Is Forgiveness Cheesy?

I doubt that many readers of this blog would have celebrated last Sunday as "Cheese Sunday" or "Cheese-fare Sunday." For all you West Wing viewers, it has nothing to do with the "Big Block of Cheese Day." For all those who don't know what I am talking about ignore that last sentence. But were you members of the Orthodox Tradition then, last week being the Sunday before Lent, Cheese Sunday is what you would have celebrated, since it was the last Sunday you could have enjoyed cheese before Easter... I think that would stretch me as much as giving up technology.

During the liturgy they traditionally read the instructions in Matthew’s Gospel concerning fasting, in Matthew 6: 16-8. But they also read the two verses immediately before that, the verses after Matthew’s version of the Lord’s prayer which say:

For if you forgive men when they sin against you, your heavenly Father will also forgive you. But if you do not forgive men their sins, your Father will not forgive your sins.
Matthew 6:14-15 (ANIV)

Because these verses precede the verses on fasting they take seriously the issue of forgiveness as part of their preparation for their own forty day fast, and so the last Sunday before Lent is not only known as “Cheese Sunday” but also "Forgiveness Sunday."

A few weeks ago, in the wake of the publication of the Report by the Consultative Group on Dealing with the Past here in Northern Ireland, the Centre for Contemporary Christianity in Ireland published a book of two essays entitled "Divided Past: Shared Future." I contributed the first of those, looking at the role that forgiveness has to play in dealing with the past.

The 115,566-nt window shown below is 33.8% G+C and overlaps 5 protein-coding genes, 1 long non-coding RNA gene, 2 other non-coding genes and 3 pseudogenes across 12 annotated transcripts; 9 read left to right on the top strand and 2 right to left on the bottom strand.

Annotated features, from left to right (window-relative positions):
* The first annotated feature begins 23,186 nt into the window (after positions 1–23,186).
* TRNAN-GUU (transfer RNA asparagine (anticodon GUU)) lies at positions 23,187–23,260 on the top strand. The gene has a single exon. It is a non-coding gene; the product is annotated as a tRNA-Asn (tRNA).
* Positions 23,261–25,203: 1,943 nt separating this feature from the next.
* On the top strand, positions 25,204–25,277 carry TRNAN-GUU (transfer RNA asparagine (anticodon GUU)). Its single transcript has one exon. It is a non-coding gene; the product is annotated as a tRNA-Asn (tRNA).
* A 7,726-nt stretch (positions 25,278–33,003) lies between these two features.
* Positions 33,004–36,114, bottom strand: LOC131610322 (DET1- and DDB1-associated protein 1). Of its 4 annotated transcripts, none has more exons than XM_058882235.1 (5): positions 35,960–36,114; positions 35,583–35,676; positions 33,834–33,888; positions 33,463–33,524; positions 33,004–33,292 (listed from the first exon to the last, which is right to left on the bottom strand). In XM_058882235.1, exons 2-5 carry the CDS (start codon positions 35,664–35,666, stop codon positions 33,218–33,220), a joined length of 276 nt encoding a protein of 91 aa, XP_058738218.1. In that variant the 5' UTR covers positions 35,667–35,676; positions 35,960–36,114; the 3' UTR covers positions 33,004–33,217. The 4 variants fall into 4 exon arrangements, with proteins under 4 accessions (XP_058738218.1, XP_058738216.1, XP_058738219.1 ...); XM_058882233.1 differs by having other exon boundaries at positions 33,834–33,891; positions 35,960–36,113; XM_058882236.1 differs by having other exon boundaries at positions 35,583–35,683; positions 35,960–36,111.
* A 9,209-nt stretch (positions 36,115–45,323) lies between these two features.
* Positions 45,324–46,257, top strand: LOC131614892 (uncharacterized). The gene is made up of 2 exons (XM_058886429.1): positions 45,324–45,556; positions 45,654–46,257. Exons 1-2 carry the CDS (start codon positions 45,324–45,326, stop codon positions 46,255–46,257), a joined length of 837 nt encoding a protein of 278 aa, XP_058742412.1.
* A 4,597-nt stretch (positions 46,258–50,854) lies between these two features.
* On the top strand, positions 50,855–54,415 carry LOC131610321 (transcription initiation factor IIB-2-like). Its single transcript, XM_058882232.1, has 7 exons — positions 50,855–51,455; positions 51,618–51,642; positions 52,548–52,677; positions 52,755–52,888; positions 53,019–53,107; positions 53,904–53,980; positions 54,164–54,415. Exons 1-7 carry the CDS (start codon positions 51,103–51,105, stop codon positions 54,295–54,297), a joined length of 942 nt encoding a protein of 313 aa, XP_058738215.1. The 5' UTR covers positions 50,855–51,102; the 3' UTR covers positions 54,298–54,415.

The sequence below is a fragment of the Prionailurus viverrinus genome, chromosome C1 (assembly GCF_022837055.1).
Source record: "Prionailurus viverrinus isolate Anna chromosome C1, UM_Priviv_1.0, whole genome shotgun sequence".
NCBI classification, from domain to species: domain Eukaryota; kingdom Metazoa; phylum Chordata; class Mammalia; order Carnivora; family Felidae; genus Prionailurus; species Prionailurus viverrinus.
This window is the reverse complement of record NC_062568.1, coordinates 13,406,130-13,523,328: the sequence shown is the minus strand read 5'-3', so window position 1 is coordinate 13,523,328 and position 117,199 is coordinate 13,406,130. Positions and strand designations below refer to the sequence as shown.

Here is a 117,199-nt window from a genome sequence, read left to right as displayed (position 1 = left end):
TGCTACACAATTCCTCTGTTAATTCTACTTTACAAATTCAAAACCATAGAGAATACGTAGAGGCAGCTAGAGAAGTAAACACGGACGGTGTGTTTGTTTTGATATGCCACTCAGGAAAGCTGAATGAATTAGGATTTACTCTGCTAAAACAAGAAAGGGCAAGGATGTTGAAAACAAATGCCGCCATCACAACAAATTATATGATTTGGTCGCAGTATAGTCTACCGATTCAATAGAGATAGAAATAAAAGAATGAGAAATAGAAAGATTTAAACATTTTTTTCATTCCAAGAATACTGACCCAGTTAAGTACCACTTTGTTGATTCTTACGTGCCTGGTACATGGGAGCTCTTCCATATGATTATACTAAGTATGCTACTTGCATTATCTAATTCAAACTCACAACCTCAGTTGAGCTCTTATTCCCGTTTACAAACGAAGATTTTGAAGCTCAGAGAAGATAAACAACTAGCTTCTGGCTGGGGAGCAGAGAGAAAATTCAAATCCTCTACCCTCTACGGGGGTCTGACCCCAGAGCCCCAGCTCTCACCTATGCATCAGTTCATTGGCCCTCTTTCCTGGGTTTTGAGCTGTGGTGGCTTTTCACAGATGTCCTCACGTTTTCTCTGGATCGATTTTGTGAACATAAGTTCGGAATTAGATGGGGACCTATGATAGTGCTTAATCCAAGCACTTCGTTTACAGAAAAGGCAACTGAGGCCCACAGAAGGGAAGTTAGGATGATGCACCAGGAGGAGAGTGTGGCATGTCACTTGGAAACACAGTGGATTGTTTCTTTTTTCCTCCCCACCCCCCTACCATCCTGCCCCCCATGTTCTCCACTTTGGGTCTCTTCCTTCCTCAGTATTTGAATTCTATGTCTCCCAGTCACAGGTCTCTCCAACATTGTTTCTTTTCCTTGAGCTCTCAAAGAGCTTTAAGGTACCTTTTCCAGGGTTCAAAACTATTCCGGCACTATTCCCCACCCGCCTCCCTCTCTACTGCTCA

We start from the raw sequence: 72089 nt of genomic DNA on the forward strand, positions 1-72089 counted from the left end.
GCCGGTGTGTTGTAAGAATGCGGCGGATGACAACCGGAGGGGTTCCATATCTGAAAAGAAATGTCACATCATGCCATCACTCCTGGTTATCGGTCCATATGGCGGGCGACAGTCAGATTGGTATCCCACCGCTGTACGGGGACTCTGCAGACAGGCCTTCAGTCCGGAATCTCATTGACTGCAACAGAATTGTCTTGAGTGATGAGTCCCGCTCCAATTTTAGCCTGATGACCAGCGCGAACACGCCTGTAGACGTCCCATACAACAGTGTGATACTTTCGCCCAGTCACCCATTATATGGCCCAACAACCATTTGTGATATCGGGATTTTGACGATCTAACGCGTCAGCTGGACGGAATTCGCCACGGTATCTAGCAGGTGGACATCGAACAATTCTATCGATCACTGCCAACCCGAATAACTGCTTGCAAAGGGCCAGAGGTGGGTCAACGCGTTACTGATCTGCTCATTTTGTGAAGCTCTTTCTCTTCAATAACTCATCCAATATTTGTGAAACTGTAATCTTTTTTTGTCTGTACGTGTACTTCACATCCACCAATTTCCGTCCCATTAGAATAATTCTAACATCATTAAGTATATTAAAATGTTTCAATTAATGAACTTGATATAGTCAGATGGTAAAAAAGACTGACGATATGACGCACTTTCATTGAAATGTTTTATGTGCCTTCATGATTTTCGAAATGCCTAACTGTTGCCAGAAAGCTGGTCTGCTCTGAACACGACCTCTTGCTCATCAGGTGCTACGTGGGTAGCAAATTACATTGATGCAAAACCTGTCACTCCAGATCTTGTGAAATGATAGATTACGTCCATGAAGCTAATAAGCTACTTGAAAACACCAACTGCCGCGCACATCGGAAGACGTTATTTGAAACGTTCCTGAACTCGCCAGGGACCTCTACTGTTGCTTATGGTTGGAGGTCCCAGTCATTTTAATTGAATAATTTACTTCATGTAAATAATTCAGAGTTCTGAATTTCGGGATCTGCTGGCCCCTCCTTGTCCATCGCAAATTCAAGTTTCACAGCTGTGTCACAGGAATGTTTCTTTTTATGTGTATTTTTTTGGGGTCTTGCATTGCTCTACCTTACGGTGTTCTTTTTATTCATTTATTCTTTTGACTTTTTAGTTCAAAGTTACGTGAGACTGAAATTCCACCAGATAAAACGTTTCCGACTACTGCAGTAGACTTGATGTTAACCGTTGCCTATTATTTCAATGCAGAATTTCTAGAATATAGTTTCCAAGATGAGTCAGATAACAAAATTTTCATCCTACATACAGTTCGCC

In the weeks since then I have had a number of very flattering comments (including one by an anonymous American student who came up to me in St. George's Market... thus deeply embarassing my son Owain who was with me)... but also a few comments writing off the whole concept of forgiveness as "whitewashing evil" or little more than selling "motherhood and apple pie" or another means of putting the cost of reconciliation on the shoulders of victims. I would humbly suggest that a second reading (or actually a first) would put paid to those accusations.

Forgiveness is not easy. Even with the little that I have had to forgive others in my life, it has never been easy. To forgive some of the atrocities of the past 40 years in this province must be nigh on impossible.

Two years ago Roberto Malasi was convicted of the second of two horrifc murders in the course of a fortnight in September 2005: one the shooting of Zainab Kalokoh whilst cradling a baby at a christening; the second the stabbing of Ruth Okechukwu, a student nurse, supoosedly for disrespecting him in a phone call to a friend. In a radio interview after the conviction, her father, Ben, a pastor, paid tribute to his daughter, but then said:
"As a man of God, I feel sorry for him and I forgive him because he has no sense of belonging."
Ben Okechukwu

But his wife Pauline said she cannot forgive her daughter's killer, saying
"He has not only taken Ruth's life, he has taken my life as well."
Pauline Okechukwu

Do ministers find it easier to forgive than mere mortals? Of course not. The year before the Okechukwu interview, another minister, this time a Bristol vicar called Julie Nicholson announced that she intended to step down from her role as a local parish minister because she found it impossible to forgive those who were responsible for her daughter Jennifer’s death in the London bombings of July 7th 2005.